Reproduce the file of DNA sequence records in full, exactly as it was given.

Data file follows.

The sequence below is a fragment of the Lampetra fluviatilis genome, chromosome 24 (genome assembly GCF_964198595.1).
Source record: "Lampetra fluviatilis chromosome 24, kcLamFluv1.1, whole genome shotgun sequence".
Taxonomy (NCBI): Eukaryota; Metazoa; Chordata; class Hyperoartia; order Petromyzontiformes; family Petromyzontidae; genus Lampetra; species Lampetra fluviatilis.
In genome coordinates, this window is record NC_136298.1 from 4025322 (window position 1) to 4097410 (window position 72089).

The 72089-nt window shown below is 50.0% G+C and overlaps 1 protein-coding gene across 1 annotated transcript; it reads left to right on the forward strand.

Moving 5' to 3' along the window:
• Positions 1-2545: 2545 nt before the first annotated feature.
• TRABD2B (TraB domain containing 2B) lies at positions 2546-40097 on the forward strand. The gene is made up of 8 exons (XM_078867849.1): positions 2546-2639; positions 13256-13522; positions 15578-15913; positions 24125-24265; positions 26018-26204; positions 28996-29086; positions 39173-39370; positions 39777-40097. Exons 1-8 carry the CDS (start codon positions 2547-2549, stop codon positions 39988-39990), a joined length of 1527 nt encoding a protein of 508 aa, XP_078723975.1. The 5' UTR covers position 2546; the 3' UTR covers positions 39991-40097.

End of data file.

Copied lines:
The sequence below is a fragment of the Lampetra fluviatilis genome, chromosome 24 (genome assembly GCF_964198595.1).
Source record: "Lampetra fluviatilis chromosome 24, kcLamFluv1.1, whole genome shotgun sequence".
Taxonomy (NCBI): Eukaryota; Metazoa; Chordata; class Hyperoartia; order Petromyzontiformes; family Petromyzontidae; genus Lampetra; species Lampetra fluviatilis.
In genome coordinates, this window is record NC_136298.1 from 4025322 (window position 1) to 4097410 (window position 72089).

The 72089-nt window shown below is 50.0% G+C and overlaps 1 protein-coding gene across 1 annotated transcript; it reads left to right on the forward strand.

Moving 5' to 3' along the window:
• Positions 1-2545: 2545 nt before the first annotated feature.
• TRABD2B (TraB domain containing 2B) lies at positions 2546-40097 on the forward strand. The gene is made up of 8 exons (XM_078867849.1): positions 2546-2639; positions 13256-13522; positions 15578-15913; positions 24125-24265; positions 26018-26204; positions 28996-29086; positions 39173-39370; positions 39777-40097. Exons 1-8 carry the CDS (start codon positions 2547-2549, stop codon positions 39988-39990), a joined length of 1527 nt encoding a protein of 508 aa, XP_078723975.1. The 5' UTR covers position 2546; the 3' UTR covers positions 39991-40097.